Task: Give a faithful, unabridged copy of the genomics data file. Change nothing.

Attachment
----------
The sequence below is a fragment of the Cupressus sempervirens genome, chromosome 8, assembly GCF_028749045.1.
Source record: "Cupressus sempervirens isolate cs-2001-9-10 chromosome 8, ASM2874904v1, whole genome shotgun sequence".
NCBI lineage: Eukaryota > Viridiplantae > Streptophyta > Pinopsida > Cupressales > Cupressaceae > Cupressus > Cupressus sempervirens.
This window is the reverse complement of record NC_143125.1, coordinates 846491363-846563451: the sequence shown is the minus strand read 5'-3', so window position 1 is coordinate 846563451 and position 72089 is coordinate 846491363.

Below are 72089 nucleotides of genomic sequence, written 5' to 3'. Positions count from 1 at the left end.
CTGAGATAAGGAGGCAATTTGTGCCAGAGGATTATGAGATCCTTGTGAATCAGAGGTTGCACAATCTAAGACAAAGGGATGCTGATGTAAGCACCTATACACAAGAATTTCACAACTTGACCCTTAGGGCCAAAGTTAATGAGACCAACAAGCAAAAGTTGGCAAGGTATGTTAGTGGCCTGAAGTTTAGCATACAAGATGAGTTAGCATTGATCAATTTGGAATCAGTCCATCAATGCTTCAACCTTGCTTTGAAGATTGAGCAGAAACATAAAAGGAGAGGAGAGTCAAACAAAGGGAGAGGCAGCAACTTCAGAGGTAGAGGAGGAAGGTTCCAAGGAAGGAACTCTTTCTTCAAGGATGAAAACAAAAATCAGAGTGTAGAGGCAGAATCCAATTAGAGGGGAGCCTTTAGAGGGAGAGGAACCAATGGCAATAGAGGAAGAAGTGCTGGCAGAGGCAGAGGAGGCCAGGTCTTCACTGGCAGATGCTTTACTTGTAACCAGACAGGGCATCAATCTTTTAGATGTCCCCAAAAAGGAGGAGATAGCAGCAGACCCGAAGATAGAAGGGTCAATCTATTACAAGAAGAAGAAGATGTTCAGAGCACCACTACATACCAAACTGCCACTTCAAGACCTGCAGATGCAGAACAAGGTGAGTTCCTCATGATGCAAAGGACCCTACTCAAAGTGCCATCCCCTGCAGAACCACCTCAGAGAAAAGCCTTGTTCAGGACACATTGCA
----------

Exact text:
The sequence below is a fragment of the Cupressus sempervirens genome, chromosome 8, assembly GCF_028749045.1.
Source record: "Cupressus sempervirens isolate cs-2001-9-10 chromosome 8, ASM2874904v1, whole genome shotgun sequence".
NCBI lineage: Eukaryota > Viridiplantae > Streptophyta > Pinopsida > Cupressales > Cupressaceae > Cupressus > Cupressus sempervirens.
This window is the reverse complement of record NC_143125.1, coordinates 846491363-846563451: the sequence shown is the minus strand read 5'-3', so window position 1 is coordinate 846563451 and position 72089 is coordinate 846491363.

Below are 72089 nucleotides of genomic sequence, written 5' to 3'. Positions count from 1 at the left end.
CTGAGATAAGGAGGCAATTTGTGCCAGAGGATTATGAGATCCTTGTGAATCAGAGGTTGCACAATCTAAGACAAAGGGATGCTGATGTAAGCACCTATACACAAGAATTTCACAACTTGACCCTTAGGGCCAAAGTTAATGAGACCAACAAGCAAAAGTTGGCAAGGTATGTTAGTGGCCTGAAGTTTAGCATACAAGATGAGTTAGCATTGATCAATTTGGAATCAGTCCATCAATGCTTCAACCTTGCTTTGAAGATTGAGCAGAAACATAAAAGGAGAGGAGAGTCAAACAAAGGGAGAGGCAGCAACTTCAGAGGTAGAGGAGGAAGGTTCCAAGGAAGGAACTCTTTCTTCAAGGATGAAAACAAAAATCAGAGTGTAGAGGCAGAATCCAATTAGAGGGGAGCCTTTAGAGGGAGAGGAACCAATGGCAATAGAGGAAGAAGTGCTGGCAGAGGCAGAGGAGGCCAGGTCTTCACTGGCAGATGCTTTACTTGTAACCAGACAGGGCATCAATCTTTTAGATGTCCCCAAAAAGGAGGAGATAGCAGCAGACCCGAAGATAGAAGGGTCAATCTATTACAAGAAGAAGAAGATGTTCAGAGCACCACTACATACCAAACTGCCACTTCAAGACCTGCAGATGCAGAACAAGGTGAGTTCCTCATGATGCAAAGGACCCTACTCAAAGTGCCATCCCCTGCAGAACCACCTCAGAGAAAAGCCTTGTTCAGGACACATTGCA